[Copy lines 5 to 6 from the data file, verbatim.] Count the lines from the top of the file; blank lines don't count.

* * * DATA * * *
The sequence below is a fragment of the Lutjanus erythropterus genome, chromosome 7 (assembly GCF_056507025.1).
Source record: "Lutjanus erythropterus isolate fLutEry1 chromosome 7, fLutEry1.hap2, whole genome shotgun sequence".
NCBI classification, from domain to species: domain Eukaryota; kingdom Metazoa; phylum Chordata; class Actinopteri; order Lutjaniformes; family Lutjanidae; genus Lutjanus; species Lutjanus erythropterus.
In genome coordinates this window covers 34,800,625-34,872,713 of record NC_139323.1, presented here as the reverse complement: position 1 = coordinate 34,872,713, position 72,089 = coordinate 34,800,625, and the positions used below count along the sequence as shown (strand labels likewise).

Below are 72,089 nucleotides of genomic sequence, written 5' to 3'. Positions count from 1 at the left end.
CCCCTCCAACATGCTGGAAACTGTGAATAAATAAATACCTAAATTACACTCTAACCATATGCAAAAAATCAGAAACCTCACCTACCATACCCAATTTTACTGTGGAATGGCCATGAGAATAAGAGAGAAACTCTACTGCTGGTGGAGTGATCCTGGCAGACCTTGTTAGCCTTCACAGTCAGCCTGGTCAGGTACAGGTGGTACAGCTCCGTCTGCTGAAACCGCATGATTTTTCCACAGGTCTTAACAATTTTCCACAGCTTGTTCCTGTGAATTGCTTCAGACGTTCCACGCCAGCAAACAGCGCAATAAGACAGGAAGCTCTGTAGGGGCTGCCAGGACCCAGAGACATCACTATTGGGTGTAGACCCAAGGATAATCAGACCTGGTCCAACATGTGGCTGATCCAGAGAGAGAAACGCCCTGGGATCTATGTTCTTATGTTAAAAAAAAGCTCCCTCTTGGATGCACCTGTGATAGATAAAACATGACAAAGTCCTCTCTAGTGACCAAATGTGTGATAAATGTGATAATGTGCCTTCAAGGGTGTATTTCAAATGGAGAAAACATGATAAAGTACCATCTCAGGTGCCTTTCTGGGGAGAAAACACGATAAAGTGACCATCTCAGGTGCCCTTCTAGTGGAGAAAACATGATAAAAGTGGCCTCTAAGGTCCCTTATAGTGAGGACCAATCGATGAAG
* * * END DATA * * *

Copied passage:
Below are 72,089 nucleotides of genomic sequence, written 5' to 3'. Positions count from 1 at the left end.
CCCCTCCAACATGCTGGAAACTGTGAATAAATAAATACCTAAATTACACTCTAACCATATGCAAAAAATCAGAAACCTCACCTACCATACCCAATTTTACTGTGGAATGGCCATGAGAATAAGAGAGAAACTCTACTGCTGGTGGAGTGATCCTGGCAGACCTTGTTAGCCTTCACAGTCAGCCTGGTCAGGTACAGGTGGTACAGCTCCGTCTGCTGAAACCGCATGATTTTTCCACAGGTCTTAACAATTTTCCACAGCTTGTTCCTGTGAATTGCTTCAGACGTTCCACGCCAGCAAACAGCGCAATAAGACAGGAAGCTCTGTAGGGGCTGCCAGGACCCAGAGACATCACTATTGGGTGTAGACCCAAGGATAATCAGACCTGGTCCAACATGTGGCTGATCCAGAGAGAGAAACGCCCTGGGATCTATGTTCTTATGTTAAAAAAAAGCTCCCTCTTGGATGCACCTGTGATAGATAAAACATGACAAAGTCCTCTCTAGTGACCAAATGTGTGATAAATGTGATAATGTGCCTTCAAGGGTGTATTTCAAATGGAGAAAACATGATAAAGTACCATCTCAGGTGCCTTTCTGGGGAGAAAACACGATAAAGTGACCATCTCAGGTGCCCTTCTAGTGGAGAAAACATGATAAAAGTGGCCTCTAAGGTCCCTTATAGTGAGGACCAATCGATGAAG